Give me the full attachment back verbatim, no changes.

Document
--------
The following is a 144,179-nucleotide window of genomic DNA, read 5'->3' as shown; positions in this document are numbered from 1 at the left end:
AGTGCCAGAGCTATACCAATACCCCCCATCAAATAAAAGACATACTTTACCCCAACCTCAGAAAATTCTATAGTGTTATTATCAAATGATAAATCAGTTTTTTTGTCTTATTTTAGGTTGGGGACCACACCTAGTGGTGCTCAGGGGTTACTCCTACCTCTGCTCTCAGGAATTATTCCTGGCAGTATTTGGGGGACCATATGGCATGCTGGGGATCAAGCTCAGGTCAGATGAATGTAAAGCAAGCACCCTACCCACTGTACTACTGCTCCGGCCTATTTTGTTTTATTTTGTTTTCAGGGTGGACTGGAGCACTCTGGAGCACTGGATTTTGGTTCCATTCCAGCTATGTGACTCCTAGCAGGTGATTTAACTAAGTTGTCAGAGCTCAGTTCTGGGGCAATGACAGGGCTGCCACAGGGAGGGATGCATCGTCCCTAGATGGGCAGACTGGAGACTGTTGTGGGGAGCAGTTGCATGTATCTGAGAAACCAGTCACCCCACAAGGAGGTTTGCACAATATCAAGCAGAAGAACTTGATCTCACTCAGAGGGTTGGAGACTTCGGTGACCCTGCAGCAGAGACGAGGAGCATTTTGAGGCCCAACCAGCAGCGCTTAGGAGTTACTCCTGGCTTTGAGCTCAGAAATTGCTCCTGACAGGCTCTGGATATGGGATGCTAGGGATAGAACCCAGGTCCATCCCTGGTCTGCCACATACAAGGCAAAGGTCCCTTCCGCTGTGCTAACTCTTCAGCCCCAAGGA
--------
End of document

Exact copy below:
The following is a 144,179-nucleotide window of genomic DNA, read 5'->3' as shown; positions in this document are numbered from 1 at the left end:
AGTGCCAGAGCTATACCAATACCCCCCATCAAATAAAAGACATACTTTACCCCAACCTCAGAAAATTCTATAGTGTTATTATCAAATGATAAATCAGTTTTTTTGTCTTATTTTAGGTTGGGGACCACACCTAGTGGTGCTCAGGGGTTACTCCTACCTCTGCTCTCAGGAATTATTCCTGGCAGTATTTGGGGGACCATATGGCATGCTGGGGATCAAGCTCAGGTCAGATGAATGTAAAGCAAGCACCCTACCCACTGTACTACTGCTCCGGCCTATTTTGTTTTATTTTGTTTTCAGGGTGGACTGGAGCACTCTGGAGCACTGGATTTTGGTTCCATTCCAGCTATGTGACTCCTAGCAGGTGATTTAACTAAGTTGTCAGAGCTCAGTTCTGGGGCAATGACAGGGCTGCCACAGGGAGGGATGCATCGTCCCTAGATGGGCAGACTGGAGACTGTTGTGGGGAGCAGTTGCATGTATCTGAGAAACCAGTCACCCCACAAGGAGGTTTGCACAATATCAAGCAGAAGAACTTGATCTCACTCAGAGGGTTGGAGACTTCGGTGACCCTGCAGCAGAGACGAGGAGCATTTTGAGGCCCAACCAGCAGCGCTTAGGAGTTACTCCTGGCTTTGAGCTCAGAAATTGCTCCTGACAGGCTCTGGATATGGGATGCTAGGGATAGAACCCAGGTCCATCCCTGGTCTGCCACATACAAGGCAAAGGTCCCTTCCGCTGTGCTAACTCTTCAGCCCCAAGGA